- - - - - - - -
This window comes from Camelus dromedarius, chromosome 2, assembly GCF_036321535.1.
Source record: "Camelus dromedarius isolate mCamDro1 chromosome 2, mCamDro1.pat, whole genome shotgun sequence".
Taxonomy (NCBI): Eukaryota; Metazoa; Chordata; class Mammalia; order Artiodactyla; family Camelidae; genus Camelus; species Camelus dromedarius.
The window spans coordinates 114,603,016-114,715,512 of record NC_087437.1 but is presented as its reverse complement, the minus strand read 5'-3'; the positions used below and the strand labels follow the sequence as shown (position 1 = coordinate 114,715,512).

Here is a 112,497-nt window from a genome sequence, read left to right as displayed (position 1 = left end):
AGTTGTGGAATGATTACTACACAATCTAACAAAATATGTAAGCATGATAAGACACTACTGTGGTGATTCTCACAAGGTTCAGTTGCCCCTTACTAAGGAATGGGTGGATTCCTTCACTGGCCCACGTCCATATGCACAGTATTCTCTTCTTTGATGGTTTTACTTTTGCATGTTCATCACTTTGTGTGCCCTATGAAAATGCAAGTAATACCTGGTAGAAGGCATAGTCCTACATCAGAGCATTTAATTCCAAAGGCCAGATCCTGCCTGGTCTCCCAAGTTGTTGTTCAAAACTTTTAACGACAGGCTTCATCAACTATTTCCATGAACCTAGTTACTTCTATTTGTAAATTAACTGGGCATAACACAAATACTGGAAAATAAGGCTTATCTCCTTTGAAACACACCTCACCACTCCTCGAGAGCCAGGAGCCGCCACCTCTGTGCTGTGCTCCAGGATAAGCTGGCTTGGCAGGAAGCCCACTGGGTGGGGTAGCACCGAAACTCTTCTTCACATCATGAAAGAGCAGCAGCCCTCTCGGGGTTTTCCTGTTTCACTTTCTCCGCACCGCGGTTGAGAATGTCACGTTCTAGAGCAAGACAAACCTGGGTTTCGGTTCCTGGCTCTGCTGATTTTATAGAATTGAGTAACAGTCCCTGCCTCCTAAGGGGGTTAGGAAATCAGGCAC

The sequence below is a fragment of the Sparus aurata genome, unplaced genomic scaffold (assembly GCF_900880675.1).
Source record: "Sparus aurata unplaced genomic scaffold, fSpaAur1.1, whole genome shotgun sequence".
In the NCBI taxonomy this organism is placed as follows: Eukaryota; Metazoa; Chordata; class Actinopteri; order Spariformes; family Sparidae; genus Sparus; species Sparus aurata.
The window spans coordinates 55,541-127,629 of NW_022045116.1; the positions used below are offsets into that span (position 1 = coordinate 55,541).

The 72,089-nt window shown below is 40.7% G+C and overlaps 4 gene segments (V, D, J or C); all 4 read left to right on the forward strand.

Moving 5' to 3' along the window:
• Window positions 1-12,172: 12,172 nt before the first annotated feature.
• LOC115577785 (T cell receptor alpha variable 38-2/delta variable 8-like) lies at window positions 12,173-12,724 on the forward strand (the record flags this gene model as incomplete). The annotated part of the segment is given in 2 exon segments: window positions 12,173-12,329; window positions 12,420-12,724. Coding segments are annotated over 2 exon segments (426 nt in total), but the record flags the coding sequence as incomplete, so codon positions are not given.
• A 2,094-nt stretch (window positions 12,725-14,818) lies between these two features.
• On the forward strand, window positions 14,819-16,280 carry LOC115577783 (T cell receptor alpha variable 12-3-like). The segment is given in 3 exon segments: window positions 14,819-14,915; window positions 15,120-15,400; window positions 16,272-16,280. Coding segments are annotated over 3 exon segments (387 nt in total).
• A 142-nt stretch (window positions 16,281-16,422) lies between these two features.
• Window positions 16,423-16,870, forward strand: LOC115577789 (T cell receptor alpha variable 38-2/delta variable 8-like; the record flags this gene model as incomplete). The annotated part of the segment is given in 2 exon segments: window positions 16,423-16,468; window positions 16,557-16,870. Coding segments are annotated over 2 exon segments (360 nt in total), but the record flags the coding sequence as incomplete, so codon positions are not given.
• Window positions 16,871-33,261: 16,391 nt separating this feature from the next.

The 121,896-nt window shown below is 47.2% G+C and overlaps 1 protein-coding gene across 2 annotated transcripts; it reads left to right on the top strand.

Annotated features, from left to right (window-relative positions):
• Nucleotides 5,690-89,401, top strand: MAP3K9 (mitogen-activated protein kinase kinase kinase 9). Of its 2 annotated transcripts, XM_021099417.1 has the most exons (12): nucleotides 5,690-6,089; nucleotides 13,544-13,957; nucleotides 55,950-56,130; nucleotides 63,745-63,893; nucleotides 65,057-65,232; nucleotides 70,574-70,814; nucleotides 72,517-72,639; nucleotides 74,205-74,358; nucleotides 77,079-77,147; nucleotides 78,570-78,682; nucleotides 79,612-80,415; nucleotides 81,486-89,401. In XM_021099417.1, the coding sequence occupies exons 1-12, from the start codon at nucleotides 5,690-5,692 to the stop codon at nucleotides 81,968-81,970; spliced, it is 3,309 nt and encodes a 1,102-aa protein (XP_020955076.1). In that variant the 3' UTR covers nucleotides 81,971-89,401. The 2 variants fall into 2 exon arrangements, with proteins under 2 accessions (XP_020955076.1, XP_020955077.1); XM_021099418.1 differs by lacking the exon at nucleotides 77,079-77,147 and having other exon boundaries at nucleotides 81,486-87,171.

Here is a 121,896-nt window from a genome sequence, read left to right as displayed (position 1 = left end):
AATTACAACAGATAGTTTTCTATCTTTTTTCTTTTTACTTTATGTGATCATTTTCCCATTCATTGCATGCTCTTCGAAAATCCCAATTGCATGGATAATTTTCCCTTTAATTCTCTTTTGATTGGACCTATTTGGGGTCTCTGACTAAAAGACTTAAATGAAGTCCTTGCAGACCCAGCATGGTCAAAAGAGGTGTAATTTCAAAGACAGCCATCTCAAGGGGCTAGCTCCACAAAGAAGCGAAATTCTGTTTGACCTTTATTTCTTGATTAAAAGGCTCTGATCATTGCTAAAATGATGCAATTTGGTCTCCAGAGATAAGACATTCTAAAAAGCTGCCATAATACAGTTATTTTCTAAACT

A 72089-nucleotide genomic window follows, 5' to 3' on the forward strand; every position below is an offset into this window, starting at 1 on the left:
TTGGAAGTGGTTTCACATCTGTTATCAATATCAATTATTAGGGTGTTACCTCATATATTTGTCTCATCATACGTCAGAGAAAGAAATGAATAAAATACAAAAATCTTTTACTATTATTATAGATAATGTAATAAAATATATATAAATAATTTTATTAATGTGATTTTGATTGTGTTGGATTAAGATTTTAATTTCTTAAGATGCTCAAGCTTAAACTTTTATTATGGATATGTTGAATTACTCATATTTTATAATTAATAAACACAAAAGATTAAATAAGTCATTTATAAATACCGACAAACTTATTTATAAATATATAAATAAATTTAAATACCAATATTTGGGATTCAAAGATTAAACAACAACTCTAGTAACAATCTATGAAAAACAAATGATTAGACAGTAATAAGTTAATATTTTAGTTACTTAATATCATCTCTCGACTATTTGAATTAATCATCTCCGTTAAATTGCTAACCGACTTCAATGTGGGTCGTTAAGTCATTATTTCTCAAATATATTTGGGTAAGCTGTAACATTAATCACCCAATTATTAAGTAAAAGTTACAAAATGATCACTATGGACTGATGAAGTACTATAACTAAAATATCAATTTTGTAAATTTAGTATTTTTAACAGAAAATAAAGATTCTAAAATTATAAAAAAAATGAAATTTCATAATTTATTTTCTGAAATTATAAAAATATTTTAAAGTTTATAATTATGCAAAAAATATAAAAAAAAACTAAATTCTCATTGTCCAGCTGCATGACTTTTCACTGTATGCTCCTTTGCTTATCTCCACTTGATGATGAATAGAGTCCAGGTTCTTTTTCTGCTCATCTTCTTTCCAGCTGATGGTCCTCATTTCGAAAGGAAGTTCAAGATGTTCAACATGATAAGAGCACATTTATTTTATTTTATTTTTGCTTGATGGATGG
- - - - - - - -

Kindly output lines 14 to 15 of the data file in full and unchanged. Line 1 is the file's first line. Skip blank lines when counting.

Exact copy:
• LOC115577785 (T cell receptor alpha variable 38-2/delta variable 8-like) lies at window positions 12,173-12,724 on the forward strand (the record flags this gene model as incomplete). The annotated part of the segment is given in 2 exon segments: window positions 12,173-12,329; window positions 12,420-12,724. Coding segments are annotated over 2 exon segments (426 nt in total), but the record flags the coding sequence as incomplete, so codon positions are not given.
• A 2,094-nt stretch (window positions 12,725-14,818) lies between these two features.